Monday, 26 August 2013

The Skills Shortage Lie.

If you were to ask me to give you a reason to be a Toronto Star subscriber I'd give you the name Carol Goar (or Thomas Walkom or David Olive for that matter). Not only do I find her sensible and being in agreement with her much of the time, I have also found that much of her writing on social issues affecting Canadians has an immigration reform angle - not of the kind she'd welcome I imagine since she does write from the left of the political spectrum - that brings into doubt the necessity of maintaining the highest immigrant intake levels on a per-capita basis in the world year after year.

Her latest commentary does that again. In it she reports on the findings of economist Don Drummond who has been a "skill shortage" skeptic for some time.

In her commentary she notes that "there were 6.3 unemployed people for every job vacancy"; that "there are no wage spikes in the skilled trades, information technology or scientific, professional and technical services" and "if Canada had skill shortages, employers would be paying a premium for workers in those fields"; and that "Ottawa does not have the ability to forecast labour needs accurately" because "its methods are flawed, its projections unreliable," according to Don Drummond.

Furthermore she notes that according to information provided in the 2013 federal budget approximately 4% of available jobs went unfilled leading to a discrepancy with StatsCan findings. Curious about the discrepancy Don Drummond inquired about the methodology of the finance department that led to that figure. He was stonewalled by the finance department on the grounds of confidentiality disallowing him from verifying Ottawa's claims. So he discounted them as unreliable since they can't be verified.

Another fact to ponder not mentioned in the article is that the Canadian labour force is the best educated workforce in the whole of the industrialized world. Per-capita Canadian workers are in possession of more post-secondary education and training than any where else and ever before. One can say Canada is producing more skilled workers than it's economy can handle. Put another way one can say the private sector is unable to accommodate a growing skilled labour force and so shifts blame elsewhere for fear of highlighting a failure of the system. Or, they simply lie because it's in their interest to do so because they want skilled workers at fire-sale prices. When you get the same spiel coming out of the United States - the country with arguably the best education system in the world - you start to tempt incredulity.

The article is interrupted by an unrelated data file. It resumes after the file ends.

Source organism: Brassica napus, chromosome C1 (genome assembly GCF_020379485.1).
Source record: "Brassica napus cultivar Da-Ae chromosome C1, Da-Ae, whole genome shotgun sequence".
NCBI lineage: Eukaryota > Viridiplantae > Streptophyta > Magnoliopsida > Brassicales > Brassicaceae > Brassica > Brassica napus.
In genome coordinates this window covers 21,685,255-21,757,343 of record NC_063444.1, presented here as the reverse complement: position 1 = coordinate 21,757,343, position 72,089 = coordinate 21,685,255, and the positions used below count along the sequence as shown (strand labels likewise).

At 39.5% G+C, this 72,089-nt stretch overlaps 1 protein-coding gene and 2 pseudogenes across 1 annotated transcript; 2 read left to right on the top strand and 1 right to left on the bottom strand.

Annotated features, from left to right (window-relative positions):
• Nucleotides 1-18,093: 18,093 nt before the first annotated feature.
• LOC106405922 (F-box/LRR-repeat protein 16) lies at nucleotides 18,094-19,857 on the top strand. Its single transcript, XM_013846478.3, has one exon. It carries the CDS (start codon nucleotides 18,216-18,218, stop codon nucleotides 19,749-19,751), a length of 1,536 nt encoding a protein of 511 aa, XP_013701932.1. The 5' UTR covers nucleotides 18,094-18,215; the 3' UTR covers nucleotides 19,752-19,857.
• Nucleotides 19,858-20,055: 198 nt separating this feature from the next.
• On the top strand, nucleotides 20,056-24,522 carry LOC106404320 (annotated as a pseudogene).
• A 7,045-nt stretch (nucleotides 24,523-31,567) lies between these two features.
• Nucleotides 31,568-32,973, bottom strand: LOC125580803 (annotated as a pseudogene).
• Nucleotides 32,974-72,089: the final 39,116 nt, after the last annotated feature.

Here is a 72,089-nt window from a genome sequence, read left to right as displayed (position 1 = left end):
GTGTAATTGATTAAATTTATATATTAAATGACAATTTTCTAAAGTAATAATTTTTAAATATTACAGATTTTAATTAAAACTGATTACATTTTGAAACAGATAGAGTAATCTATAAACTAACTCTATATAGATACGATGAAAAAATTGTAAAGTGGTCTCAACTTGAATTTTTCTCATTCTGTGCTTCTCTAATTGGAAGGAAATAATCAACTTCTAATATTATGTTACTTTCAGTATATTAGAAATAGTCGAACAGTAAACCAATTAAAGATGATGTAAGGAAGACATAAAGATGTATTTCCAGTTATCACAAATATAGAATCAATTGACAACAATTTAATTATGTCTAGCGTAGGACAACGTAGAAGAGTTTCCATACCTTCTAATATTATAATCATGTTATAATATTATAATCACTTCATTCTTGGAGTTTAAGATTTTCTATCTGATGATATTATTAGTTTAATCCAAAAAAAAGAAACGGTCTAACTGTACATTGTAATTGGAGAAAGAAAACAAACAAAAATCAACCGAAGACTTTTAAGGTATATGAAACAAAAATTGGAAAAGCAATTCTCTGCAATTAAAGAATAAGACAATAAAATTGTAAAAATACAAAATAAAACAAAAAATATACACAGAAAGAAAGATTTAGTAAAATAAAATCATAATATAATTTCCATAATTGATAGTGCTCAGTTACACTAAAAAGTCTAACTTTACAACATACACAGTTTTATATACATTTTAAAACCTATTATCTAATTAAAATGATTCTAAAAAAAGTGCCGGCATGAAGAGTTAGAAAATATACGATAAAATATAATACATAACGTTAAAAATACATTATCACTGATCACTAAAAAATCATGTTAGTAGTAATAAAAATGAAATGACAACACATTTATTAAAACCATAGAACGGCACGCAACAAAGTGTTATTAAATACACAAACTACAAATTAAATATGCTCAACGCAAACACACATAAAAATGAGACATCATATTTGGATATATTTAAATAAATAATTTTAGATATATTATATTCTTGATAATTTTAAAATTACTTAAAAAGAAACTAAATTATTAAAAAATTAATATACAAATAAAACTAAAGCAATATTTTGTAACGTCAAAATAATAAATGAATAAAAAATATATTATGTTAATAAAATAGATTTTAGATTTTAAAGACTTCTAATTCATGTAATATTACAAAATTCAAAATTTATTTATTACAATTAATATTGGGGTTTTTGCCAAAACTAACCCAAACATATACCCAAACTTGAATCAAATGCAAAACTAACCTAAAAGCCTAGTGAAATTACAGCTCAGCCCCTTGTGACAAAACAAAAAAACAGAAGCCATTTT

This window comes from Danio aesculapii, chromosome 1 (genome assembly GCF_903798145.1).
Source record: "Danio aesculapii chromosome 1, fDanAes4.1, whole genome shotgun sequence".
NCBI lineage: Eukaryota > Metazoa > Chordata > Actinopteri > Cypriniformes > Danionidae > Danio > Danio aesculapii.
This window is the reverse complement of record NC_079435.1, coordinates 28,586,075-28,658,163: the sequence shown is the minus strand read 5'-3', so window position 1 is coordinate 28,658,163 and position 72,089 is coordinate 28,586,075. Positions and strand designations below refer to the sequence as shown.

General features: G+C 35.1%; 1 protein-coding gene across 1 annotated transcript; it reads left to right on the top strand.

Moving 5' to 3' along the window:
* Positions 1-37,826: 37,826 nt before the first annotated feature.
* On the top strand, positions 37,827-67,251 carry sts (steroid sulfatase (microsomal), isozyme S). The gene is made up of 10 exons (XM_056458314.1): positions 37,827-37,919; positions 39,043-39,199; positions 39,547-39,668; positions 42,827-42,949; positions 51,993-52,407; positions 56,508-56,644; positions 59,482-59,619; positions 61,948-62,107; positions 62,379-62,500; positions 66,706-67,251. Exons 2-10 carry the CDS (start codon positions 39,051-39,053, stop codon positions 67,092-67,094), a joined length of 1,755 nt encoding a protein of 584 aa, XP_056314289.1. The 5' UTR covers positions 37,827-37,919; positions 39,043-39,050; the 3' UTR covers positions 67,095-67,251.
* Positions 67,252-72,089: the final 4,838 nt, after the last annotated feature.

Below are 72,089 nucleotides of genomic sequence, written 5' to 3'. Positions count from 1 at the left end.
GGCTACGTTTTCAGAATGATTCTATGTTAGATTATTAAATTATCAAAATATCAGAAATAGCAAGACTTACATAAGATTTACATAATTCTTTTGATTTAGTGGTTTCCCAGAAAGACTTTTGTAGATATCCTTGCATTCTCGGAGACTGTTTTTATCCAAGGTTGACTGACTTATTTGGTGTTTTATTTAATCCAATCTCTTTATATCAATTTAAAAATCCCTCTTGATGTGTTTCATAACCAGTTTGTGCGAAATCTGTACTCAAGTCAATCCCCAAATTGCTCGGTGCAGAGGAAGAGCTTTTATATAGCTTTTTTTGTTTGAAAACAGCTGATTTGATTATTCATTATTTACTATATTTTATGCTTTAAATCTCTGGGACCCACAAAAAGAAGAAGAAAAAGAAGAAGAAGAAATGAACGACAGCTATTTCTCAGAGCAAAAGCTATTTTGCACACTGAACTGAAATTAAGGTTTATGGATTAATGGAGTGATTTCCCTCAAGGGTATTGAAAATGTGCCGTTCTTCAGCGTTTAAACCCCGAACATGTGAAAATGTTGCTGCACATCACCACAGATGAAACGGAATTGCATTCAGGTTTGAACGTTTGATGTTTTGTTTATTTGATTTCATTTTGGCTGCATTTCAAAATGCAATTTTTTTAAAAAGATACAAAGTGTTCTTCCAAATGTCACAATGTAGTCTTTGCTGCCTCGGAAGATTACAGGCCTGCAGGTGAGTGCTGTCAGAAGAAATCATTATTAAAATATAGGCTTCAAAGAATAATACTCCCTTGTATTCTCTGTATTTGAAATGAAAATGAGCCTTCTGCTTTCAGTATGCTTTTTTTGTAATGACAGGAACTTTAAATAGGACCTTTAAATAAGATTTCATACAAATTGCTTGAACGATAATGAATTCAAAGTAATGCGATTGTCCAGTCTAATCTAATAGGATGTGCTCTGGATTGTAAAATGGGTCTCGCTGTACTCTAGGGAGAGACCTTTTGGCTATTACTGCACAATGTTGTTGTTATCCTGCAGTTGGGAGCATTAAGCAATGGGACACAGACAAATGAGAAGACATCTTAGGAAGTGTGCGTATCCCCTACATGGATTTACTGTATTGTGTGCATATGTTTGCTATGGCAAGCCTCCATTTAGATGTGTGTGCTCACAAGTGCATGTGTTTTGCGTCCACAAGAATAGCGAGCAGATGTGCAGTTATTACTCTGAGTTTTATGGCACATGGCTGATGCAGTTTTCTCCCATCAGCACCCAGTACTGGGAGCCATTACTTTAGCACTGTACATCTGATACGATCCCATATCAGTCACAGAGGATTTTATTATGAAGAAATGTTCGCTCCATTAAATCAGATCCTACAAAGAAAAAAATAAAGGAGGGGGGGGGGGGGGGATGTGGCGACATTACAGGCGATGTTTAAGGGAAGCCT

So the "skills shortage" myth isn't so much a myth but an outright lie.

The arguments favouring the perpetuation of the lie are familiar. The most common one is a disconnect between what the labour market needs and what Canadians are in training for much in the pursuit of the so-called "useless degree." I call bullsh*t on this. Anyone who has demonstrated some form of intellectual proficiency is employable. So why aren't they being employed? The answer is most likely the simplest one: Canadian businesses have excused themselves from training and retaining a workforce. They prefer a workforce where the individual bears all the risks and costs of training - with government subsidy - to be exploited for profit with little investment coming from the employer. In essence when it comes to investing in a workforce the private sector wants a free lunch. That being the case the business community only has itself to blame.

Another favourite is that there is a skills shortage in the trades (as if this excuse is enough to justify the steady importation of more than a quarter of a million foreigners onto Canadian soil permanently). However, if it weren't for the cond0 and housing building booms - projects of short-term employment engaged in the construction of buildings of no long-term production value and economic use aside from residential purposes - I doubt there'd be much of a skills trade shortage to cry about (but I'm sure they'd make it up anyway). Besides, if they were serious about addressing the skilled trades shortage then why do the Philippines, India, and China continue to occupy top spots as source countries for immigrants. You'd imagine that countries with building codes on par with Canada's would figure somewhere at the top but nope!